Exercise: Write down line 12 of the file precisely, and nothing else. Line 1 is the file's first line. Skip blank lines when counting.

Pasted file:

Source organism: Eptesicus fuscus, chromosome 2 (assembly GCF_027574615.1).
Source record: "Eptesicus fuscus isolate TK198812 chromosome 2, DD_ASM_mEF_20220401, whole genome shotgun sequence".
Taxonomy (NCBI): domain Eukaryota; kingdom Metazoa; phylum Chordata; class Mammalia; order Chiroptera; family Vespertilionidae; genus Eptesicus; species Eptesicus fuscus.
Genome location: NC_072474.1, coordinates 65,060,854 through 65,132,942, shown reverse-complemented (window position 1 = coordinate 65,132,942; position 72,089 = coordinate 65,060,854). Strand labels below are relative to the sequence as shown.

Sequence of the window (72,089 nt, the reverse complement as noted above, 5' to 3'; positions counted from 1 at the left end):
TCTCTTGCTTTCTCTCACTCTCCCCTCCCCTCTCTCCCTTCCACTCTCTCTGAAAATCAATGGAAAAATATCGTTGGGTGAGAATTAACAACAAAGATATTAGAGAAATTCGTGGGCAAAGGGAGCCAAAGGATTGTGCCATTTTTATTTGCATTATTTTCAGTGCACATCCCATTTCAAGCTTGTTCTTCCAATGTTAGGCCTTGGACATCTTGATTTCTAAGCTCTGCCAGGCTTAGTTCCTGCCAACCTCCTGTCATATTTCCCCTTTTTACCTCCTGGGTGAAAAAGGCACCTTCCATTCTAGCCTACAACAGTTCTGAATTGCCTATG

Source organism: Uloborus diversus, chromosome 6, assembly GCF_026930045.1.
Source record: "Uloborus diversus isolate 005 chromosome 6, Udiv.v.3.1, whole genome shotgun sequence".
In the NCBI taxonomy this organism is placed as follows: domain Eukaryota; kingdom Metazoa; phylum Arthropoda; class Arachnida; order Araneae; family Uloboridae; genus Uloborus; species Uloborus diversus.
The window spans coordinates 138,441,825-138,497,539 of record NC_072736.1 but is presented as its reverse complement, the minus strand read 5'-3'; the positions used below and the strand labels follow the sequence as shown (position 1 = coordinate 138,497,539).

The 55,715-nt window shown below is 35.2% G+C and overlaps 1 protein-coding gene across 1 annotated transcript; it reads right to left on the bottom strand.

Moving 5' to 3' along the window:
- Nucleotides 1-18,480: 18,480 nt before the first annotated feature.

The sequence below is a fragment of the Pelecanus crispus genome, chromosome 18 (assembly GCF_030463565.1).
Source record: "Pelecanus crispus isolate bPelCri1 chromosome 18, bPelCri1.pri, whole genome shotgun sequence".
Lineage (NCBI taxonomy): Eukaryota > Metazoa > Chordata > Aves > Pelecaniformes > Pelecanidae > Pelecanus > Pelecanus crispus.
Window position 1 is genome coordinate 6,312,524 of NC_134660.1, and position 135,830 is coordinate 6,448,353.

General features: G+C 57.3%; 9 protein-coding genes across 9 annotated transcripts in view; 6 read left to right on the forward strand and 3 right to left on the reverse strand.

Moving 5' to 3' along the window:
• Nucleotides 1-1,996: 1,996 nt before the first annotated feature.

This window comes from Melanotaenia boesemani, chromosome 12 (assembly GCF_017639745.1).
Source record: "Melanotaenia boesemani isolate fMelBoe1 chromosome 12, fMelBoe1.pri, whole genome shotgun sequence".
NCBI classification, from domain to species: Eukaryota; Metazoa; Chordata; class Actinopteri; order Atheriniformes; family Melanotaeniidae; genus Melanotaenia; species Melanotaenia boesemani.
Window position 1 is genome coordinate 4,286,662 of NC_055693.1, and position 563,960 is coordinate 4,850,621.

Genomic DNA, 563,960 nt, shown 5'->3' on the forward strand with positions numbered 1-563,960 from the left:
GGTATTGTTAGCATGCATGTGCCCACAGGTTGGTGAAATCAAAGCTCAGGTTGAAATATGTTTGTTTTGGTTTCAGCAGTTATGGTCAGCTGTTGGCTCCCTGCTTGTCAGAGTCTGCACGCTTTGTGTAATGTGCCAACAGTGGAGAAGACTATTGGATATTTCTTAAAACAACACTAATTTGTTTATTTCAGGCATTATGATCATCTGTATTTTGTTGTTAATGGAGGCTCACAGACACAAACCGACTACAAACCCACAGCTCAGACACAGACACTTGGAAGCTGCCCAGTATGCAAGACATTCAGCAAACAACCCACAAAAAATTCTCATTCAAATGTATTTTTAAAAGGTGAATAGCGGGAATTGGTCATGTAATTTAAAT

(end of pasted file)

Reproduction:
Moving 5' to 3' along the window: